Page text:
Stress is an integral part of everyday life, which can impact wellbeing.1-5 An objective and reliable measure of stress is essential to timely intervene optimal animal welfare measures to minimise stress.6-13 Stress can broadly be classified into three categories based on the degree of sympathetic system activity: 1) Physiological stress, 2) Borderline stress and 3) Pathological stress.14-15 While several invasive and non-invasive approaches are described to evaluate the degree of stress,8-9,12,16-17 objectively quantifying the level of stress has remained a challenge, especially in exotic animals due to the limitations in approaching them.
Progressive elevation in the activity of the sympathetic nervous system is integral to stress, which can be directly quantified by measuring epinephrine/nor-epinephrine levels in the circulation or indirectly quantified by measuring various autonomic functions influenced by the sympathetic system.18-22 The invasive approaches can themselves be a cause of stress in exotic animals, as restraint or sedation is usually required for physical examination or blood sampling.23 In our quest to find a solution to this problem, we looked at the feasibility of pupillometry (measurement of pupillary diameter) as a method of quantifying the level of activity of sympathetic system.24-27 Under constant light conditions the diameter of the pupil is exclusively regulated by the autonomic nervous system.24,27 The diameter of the pupil is regulated by radial and circular smooth muscles, which are innervated by sympathetic and para-sympathetic neurons respectively. Activation of radial muscles by sympathetic neurons results in dilatation of the pupil, while stimulation of circular muscles by parasympathetic neurons leads to constriction of the pupil. Hence, a stress associated increase in the activity of the sympathetic system will increase dilatation of pupil.24,27 Comparison of the variable diameter of the pupil with the fixed diameter of the iris (Iris to pupil ratio) accounts for individual variations in eye size and under constant light conditions offers a reliable and objective measure of elevated sympathetic activity and hence stress. We have recently evaluated the sensitivity of the Iris to pupil ratio in reflecting enhanced sympathetic activity by comparing normotensive and borderline hypertensive canines and felines.28 In this study we evaluated the feasibility of objectively measuring Iris to pupil ratio in captive and in wild primates and compared the findings in both groups.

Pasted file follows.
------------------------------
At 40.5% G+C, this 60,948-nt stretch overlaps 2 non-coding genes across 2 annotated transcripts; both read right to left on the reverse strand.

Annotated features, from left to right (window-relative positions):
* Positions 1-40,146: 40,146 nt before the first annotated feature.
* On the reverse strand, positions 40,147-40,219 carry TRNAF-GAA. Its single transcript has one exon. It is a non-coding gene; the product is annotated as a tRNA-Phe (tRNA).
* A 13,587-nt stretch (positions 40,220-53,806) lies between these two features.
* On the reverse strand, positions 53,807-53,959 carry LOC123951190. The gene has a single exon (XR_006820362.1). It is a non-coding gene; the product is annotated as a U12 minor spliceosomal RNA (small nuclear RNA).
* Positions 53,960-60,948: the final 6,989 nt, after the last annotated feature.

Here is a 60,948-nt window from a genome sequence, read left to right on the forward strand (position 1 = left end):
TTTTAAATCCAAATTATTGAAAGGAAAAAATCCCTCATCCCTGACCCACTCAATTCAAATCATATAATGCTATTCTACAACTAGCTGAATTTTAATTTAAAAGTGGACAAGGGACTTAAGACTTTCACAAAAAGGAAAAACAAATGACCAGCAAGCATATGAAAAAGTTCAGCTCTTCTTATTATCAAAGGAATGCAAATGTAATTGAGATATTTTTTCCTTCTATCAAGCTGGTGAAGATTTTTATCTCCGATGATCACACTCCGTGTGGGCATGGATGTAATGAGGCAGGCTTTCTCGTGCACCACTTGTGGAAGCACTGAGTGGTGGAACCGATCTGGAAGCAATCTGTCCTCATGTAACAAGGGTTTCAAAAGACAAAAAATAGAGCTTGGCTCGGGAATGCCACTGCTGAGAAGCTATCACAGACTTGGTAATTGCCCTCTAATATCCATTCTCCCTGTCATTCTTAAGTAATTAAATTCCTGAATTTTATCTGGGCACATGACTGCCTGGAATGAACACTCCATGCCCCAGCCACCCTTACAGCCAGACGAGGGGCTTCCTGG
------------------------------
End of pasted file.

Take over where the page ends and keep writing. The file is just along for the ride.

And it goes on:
MATERIALS AND METHODS
Images of primates living in the wild and in captivity acquired using digital cameras (Olympus OMD em5 mark 1or Nikon D7200) were used for analysis in this study. The images of wild monkeys in their natural habitat were taken at Monkey Hill forest area, Phuket, Thailand. Captive monkeys were photographed from a local Zoo.
The digital images were analysed for Iris and pupil area, perimeter, mean grey values and integrated density using NIH Image J software.29 Images with imperfect angle of the eye, where iris and pupil couldn’t be clearly outlined were excluded from the analysis. Oval or free hand selection tools were used to outline and measure iris and pupil parameters.28 The data were transferred to a Microsoft Excel sheet for calculation of the iris to pupil ratio and the data were analysed using Graph Pad Prism software (Version 5) with significance accepted at p<0.05.
We show the feasibility of objectively measuring the Iris and pupil (I/P) area ratio in wild and zoo monkeys using digital photographs acquired from a suitable distance without intervening the animal vicinity. Although a very small number of photographs were not suitable for analysis, a majority of the photographs were of high resolution and satisfactory for the objective assessment of Iris and pupil area ratio. The I/P area (17.03 ± 7.01 Vs 8.80 ± 5.58) (Figure 1) or perimeter (4.04 ± 1.22 Vs 2.91 ± 0.86) ratio was significantly (p < 0.0001) higher in wild monkeys compared to zoo monkeys. The data from this study indicated that zoo monkeys on average had a dilated pupil compared to monkeys living in a natural habitat. Further the mean grey value (1.58 ± 0.52 Vs 1.34 ± 1.09) and integrated density (27.69 ± 17.05 Vs 29.50 ± 10.95) ratio were similar in both groups, suggesting that the digital photographs from both the groups were acquired under similar lighting conditions.